Joseph Dorris Releases 'Sheepeater: To Cry for a Vision'

As a kid, Joseph Dorris became interested in the history and culture of the Native American tribe called the Sheepeater Indians. Dorris wished to share stories about these "ghost" Indians with others. In his book titled "Sheepeater: To Cry for a Vision" (published by iUniverse), he charts a coming-of-age story in a completely foreign culture with some romance, adventure and conflict all within a historical setting. Readers may visit https://www.iuniverse.com/Bookstore/BookDetail.aspx?BookId=SKU-001180695 to purchase and know more about the book.

Readers will get to know the story of Erik Larson, a 12-year-old Swedish boy who becomes orphaned and must adapt to the Sheepeater life or perish. Separated from his sister, his parents dead, Erik knows he must survive to an age where he is physically able to set out across the Idaho wilderness to seek his sister. He is conflicted with his beliefs, especially when he realizes he is drawn to a Sheepeater girl a year older than he is. To become a man, he endures an arduous vision seeking.

Dorris shares that many of the lessons being taught to and learned by a Sheepeater boy are relevant to today's youth. "The same coming-of-age struggles exist today," he adds. "Love, life, death, are the same today as they were 150 years ago."

Through the book, Dorris hopes that readers will gain a greater appreciation for the Sheepeaters' way of life. He also wished that the readers would develop an understanding that they are part of this heritage, good or bad, and an understanding of the diverse cultures and ways for making a living that are part of America today.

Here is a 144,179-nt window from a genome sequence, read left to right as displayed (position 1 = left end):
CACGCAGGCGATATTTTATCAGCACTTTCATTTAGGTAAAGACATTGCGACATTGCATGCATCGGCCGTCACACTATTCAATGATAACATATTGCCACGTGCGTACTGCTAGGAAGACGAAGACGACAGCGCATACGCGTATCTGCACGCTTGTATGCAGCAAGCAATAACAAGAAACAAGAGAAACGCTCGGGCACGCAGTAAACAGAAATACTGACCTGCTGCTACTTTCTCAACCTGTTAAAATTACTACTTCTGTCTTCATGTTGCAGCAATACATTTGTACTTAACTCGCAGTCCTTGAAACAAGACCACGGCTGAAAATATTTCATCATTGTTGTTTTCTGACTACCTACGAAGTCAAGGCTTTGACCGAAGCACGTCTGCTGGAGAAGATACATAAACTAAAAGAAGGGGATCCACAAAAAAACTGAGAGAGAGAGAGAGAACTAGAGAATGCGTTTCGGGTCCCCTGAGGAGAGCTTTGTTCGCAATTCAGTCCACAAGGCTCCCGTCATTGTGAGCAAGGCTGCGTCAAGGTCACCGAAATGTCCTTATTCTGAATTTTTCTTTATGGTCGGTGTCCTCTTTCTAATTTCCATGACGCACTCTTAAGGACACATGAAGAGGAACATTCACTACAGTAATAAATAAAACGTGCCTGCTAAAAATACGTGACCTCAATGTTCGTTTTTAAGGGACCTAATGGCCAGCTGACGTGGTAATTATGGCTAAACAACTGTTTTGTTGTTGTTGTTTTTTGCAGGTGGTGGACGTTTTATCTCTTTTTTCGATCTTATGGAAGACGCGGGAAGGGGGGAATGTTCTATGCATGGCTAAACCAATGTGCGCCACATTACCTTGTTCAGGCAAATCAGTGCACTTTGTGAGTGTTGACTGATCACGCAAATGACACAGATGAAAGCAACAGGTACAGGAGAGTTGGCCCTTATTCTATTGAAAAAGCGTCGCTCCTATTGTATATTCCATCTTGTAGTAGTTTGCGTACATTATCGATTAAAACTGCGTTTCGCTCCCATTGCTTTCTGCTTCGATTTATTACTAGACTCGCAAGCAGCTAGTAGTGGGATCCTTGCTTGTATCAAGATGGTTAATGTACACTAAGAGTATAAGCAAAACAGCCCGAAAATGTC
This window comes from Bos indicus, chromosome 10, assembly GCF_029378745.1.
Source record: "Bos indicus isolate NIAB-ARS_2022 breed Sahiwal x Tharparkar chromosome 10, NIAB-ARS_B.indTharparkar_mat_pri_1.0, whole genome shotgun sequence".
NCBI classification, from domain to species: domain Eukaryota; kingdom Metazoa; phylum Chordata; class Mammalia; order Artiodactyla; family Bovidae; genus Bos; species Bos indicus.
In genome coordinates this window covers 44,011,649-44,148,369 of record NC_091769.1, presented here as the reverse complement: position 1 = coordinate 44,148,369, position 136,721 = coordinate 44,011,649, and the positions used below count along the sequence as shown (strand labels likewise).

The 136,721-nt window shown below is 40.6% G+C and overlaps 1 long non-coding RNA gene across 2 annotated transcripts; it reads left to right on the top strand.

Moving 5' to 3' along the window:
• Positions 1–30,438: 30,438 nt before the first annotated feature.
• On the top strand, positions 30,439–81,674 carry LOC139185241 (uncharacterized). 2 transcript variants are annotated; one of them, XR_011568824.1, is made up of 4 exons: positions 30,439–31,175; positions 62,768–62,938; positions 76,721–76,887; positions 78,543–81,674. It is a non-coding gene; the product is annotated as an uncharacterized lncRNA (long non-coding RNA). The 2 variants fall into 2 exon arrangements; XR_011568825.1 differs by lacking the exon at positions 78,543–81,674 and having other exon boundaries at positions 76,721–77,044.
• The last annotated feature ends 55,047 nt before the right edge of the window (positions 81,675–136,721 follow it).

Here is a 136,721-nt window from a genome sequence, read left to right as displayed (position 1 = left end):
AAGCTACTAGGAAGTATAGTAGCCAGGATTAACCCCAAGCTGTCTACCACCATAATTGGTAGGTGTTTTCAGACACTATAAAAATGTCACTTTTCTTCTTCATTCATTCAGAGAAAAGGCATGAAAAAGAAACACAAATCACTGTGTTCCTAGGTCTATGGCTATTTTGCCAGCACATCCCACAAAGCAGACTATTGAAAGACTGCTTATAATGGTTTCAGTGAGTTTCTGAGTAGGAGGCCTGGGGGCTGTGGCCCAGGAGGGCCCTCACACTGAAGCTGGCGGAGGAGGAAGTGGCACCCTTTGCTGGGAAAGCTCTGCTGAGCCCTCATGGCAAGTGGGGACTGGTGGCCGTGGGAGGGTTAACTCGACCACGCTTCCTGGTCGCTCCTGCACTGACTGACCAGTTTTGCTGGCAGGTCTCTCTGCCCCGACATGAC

"Sheepeater: To Cry for a Vision"
By Joseph Dorris
Hardcover | 6x9 in | 370 pages | ISBN 9781532047008
Softcover | 6x9 in | 370 pages | ISBN 9781532045318
E-Book | 370 pages | ISBN 9781532045325
Available at Amazon and Barnes & Noble

About the Author
Joseph Dorris, born on 1952, has been a prospector, writer and artist since a child in McCall, Idaho where he grew up. As a youth, he was a Nordic skier and avid outdoorsman. He learned of the Native Americans, Chinese and pioneer miners from talking with the old timers while just a kid. He graduated the US Air Force Academy and served active duty for 20 years. After retiring, he taught high school biology and earth science and coached soccer. He then turned his hobby of prospecting into his current business of mining mineral specimens. His wife, Susan, and three adult children all help with the business. They were recently featured on the Weather Channel's television series Prospectors which was partially produced on his mining claims in Colorado. Currently, he resides in Colorado Springs where he continues his lifelong interests.



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